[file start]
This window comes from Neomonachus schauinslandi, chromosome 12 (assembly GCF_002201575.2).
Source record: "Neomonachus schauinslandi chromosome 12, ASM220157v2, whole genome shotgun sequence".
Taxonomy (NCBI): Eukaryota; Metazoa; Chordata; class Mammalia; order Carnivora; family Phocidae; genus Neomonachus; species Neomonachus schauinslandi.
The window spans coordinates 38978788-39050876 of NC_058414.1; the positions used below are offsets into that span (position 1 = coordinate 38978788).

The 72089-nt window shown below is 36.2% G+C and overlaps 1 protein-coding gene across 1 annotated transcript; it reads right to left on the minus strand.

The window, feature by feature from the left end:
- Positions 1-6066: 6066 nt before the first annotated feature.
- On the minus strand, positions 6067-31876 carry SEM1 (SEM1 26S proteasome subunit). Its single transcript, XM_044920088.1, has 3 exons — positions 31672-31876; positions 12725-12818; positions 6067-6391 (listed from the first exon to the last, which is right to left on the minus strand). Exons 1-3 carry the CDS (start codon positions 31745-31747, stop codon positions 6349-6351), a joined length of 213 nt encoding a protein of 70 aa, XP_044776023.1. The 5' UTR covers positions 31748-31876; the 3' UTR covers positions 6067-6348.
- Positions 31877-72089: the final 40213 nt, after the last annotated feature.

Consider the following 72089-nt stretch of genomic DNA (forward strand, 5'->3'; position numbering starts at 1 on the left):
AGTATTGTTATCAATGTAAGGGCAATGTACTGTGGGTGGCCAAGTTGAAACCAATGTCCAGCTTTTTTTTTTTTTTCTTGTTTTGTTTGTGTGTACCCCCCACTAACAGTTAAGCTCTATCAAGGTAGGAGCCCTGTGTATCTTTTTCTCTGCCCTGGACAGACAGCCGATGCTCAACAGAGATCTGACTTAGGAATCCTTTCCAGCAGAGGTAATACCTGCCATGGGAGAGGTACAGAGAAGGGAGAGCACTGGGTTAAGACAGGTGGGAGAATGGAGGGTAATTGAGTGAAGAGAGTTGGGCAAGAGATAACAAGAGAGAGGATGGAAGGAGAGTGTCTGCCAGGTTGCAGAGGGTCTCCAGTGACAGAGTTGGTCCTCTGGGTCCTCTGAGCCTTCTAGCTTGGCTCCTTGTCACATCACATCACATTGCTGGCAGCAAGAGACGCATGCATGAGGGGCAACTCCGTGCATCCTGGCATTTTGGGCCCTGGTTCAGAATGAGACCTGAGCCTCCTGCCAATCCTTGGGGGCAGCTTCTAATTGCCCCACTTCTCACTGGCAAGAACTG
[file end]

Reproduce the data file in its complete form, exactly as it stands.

This window comes from Neomonachus schauinslandi, chromosome 12 (assembly GCF_002201575.2).
Source record: "Neomonachus schauinslandi chromosome 12, ASM220157v2, whole genome shotgun sequence".
Taxonomy (NCBI): Eukaryota; Metazoa; Chordata; class Mammalia; order Carnivora; family Phocidae; genus Neomonachus; species Neomonachus schauinslandi.
The window spans coordinates 38978788-39050876 of NC_058414.1; the positions used below are offsets into that span (position 1 = coordinate 38978788).

The 72089-nt window shown below is 36.2% G+C and overlaps 1 protein-coding gene across 1 annotated transcript; it reads right to left on the minus strand.

The window, feature by feature from the left end:
- Positions 1-6066: 6066 nt before the first annotated feature.
- On the minus strand, positions 6067-31876 carry SEM1 (SEM1 26S proteasome subunit). Its single transcript, XM_044920088.1, has 3 exons — positions 31672-31876; positions 12725-12818; positions 6067-6391 (listed from the first exon to the last, which is right to left on the minus strand). Exons 1-3 carry the CDS (start codon positions 31745-31747, stop codon positions 6349-6351), a joined length of 213 nt encoding a protein of 70 aa, XP_044776023.1. The 5' UTR covers positions 31748-31876; the 3' UTR covers positions 6067-6348.
- Positions 31877-72089: the final 40213 nt, after the last annotated feature.

Consider the following 72089-nt stretch of genomic DNA (forward strand, 5'->3'; position numbering starts at 1 on the left):
AGTATTGTTATCAATGTAAGGGCAATGTACTGTGGGTGGCCAAGTTGAAACCAATGTCCAGCTTTTTTTTTTTTTTCTTGTTTTGTTTGTGTGTACCCCCCACTAACAGTTAAGCTCTATCAAGGTAGGAGCCCTGTGTATCTTTTTCTCTGCCCTGGACAGACAGCCGATGCTCAACAGAGATCTGACTTAGGAATCCTTTCCAGCAGAGGTAATACCTGCCATGGGAGAGGTACAGAGAAGGGAGAGCACTGGGTTAAGACAGGTGGGAGAATGGAGGGTAATTGAGTGAAGAGAGTTGGGCAAGAGATAACAAGAGAGAGGATGGAAGGAGAGTGTCTGCCAGGTTGCAGAGGGTCTCCAGTGACAGAGTTGGTCCTCTGGGTCCTCTGAGCCTTCTAGCTTGGCTCCTTGTCACATCACATCACATTGCTGGCAGCAAGAGACGCATGCATGAGGGGCAACTCCGTGCATCCTGGCATTTTGGGCCCTGGTTCAGAATGAGACCTGAGCCTCCTGCCAATCCTTGGGGGCAGCTTCTAATTGCCCCACTTCTCACTGGCAAGAACTG